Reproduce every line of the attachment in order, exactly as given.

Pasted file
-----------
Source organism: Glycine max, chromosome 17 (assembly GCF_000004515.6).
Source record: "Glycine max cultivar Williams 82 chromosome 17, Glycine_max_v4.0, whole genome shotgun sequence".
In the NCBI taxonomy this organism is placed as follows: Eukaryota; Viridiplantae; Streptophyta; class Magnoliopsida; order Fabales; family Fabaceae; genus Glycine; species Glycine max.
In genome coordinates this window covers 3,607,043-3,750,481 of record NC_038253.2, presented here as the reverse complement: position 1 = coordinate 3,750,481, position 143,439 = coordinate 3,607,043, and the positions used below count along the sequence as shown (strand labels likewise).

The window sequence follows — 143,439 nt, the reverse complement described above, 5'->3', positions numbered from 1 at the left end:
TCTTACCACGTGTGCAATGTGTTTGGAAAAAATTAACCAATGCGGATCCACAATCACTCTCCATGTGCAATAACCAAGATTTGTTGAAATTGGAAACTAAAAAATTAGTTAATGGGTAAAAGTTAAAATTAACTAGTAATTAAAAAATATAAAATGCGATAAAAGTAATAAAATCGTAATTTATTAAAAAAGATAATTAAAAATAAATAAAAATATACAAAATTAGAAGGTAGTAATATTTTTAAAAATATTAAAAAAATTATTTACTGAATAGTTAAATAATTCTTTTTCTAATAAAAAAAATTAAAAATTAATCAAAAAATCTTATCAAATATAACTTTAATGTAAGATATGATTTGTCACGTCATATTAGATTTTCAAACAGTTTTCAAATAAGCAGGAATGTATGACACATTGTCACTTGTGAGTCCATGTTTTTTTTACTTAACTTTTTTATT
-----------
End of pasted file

Source organism: Glycine max, chromosome 17 (assembly GCF_000004515.6).
Source record: "Glycine max cultivar Williams 82 chromosome 17, Glycine_max_v4.0, whole genome shotgun sequence".
In the NCBI taxonomy this organism is placed as follows: Eukaryota; Viridiplantae; Streptophyta; class Magnoliopsida; order Fabales; family Fabaceae; genus Glycine; species Glycine max.
In genome coordinates this window covers 3,607,043-3,750,481 of record NC_038253.2, presented here as the reverse complement: position 1 = coordinate 3,750,481, position 143,439 = coordinate 3,607,043, and the positions used below count along the sequence as shown (strand labels likewise).

The window sequence follows — 143,439 nt, the reverse complement described above, 5'->3', positions numbered from 1 at the left end:
TCTTACCACGTGTGCAATGTGTTTGGAAAAAATTAACCAATGCGGATCCACAATCACTCTCCATGTGCAATAACCAAGATTTGTTGAAATTGGAAACTAAAAAATTAGTTAATGGGTAAAAGTTAAAATTAACTAGTAATTAAAAAATATAAAATGCGATAAAAGTAATAAAATCGTAATTTATTAAAAAAGATAATTAAAAATAAATAAAAATATACAAAATTAGAAGGTAGTAATATTTTTAAAAATATTAAAAAAATTATTTACTGAATAGTTAAATAATTCTTTTTCTAATAAAAAAAATTAAAAATTAATCAAAAAATCTTATCAAATATAACTTTAATGTAAGATATGATTTGTCACGTCATATTAGATTTTCAAACAGTTTTCAAATAAGCAGGAATGTATGACACATTGTCACTTGTGAGTCCATGTTTTTTTTACTTAACTTTTTTATT